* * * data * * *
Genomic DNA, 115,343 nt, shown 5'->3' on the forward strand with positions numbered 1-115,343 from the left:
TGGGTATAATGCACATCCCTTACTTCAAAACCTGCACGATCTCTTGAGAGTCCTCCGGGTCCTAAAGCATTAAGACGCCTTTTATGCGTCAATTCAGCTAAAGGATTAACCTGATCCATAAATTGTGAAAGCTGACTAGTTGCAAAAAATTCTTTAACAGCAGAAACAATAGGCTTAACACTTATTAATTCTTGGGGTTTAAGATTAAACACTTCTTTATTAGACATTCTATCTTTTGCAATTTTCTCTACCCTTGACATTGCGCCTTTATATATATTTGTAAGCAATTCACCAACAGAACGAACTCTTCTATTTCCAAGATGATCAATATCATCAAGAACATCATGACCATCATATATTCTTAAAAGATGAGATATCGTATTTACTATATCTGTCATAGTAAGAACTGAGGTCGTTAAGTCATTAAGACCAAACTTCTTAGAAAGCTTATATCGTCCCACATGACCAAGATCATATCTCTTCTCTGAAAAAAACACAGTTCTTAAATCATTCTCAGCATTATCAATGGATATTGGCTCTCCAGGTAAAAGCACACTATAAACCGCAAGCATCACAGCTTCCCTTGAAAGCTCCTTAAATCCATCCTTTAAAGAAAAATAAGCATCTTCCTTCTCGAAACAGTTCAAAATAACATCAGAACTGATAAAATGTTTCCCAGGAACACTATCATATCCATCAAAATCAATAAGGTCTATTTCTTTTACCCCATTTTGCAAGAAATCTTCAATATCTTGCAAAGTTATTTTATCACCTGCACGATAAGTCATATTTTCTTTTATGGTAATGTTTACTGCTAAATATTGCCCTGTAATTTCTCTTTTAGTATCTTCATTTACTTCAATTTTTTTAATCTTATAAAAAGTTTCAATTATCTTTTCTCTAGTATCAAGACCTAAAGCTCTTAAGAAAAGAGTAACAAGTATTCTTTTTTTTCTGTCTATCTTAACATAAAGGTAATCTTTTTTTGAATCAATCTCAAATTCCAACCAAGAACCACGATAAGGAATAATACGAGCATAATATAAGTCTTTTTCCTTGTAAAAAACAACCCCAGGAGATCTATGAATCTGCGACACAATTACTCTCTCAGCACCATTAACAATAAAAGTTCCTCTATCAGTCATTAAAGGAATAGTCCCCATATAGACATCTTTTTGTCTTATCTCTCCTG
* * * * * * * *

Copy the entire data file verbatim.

Genomic DNA, 115,343 nt, shown 5'->3' on the forward strand with positions numbered 1-115,343 from the left:
TGGGTATAATGCACATCCCTTACTTCAAAACCTGCACGATCTCTTGAGAGTCCTCCGGGTCCTAAAGCATTAAGACGCCTTTTATGCGTCAATTCAGCTAAAGGATTAACCTGATCCATAAATTGTGAAAGCTGACTAGTTGCAAAAAATTCTTTAACAGCAGAAACAATAGGCTTAACACTTATTAATTCTTGGGGTTTAAGATTAAACACTTCTTTATTAGACATTCTATCTTTTGCAATTTTCTCTACCCTTGACATTGCGCCTTTATATATATTTGTAAGCAATTCACCAACAGAACGAACTCTTCTATTTCCAAGATGATCAATATCATCAAGAACATCATGACCATCATATATTCTTAAAAGATGAGATATCGTATTTACTATATCTGTCATAGTAAGAACTGAGGTCGTTAAGTCATTAAGACCAAACTTCTTAGAAAGCTTATATCGTCCCACATGACCAAGATCATATCTCTTCTCTGAAAAAAACACAGTTCTTAAATCATTCTCAGCATTATCAATGGATATTGGCTCTCCAGGTAAAAGCACACTATAAACCGCAAGCATCACAGCTTCCCTTGAAAGCTCCTTAAATCCATCCTTTAAAGAAAAATAAGCATCTTCCTTCTCGAAACAGTTCAAAATAACATCAGAACTGATAAAATGTTTCCCAGGAACACTATCATATCCATCAAAATCAATAAGGTCTATTTCTTTTACCCCATTTTGCAAGAAATCTTCAATATCTTGCAAAGTTATTTTATCACCTGCACGATAAGTCATATTTTCTTTTATGGTAATGTTTACTGCTAAATATTGCCCTGTAATTTCTCTTTTAGTATCTTCATTTACTTCAATTTTTTTAATCTTATAAAAAGTTTCAATTATCTTTTCTCTAGTATCAAGACCTAAAGCTCTTAAGAAAAGAGTAACAAGTATTCTTTTTTTTCTGTCTATCTTAACATAAAGGTAATCTTTTTTTGAATCAATCTCAAATTCCAACCAAGAACCACGATAAGGAATAATACGAGCATAATATAAGTCTTTTTCCTTGTAAAAAACAACCCCAGGAGATCTATGAATCTGCGACACAATTACTCTCTCAGCACCATTAACAATAAAAGTTCCTCTATCAGTCATTAAAGGAATAGTCCCCATATAGACATCTTTTTGTCTTATCTCTCCTG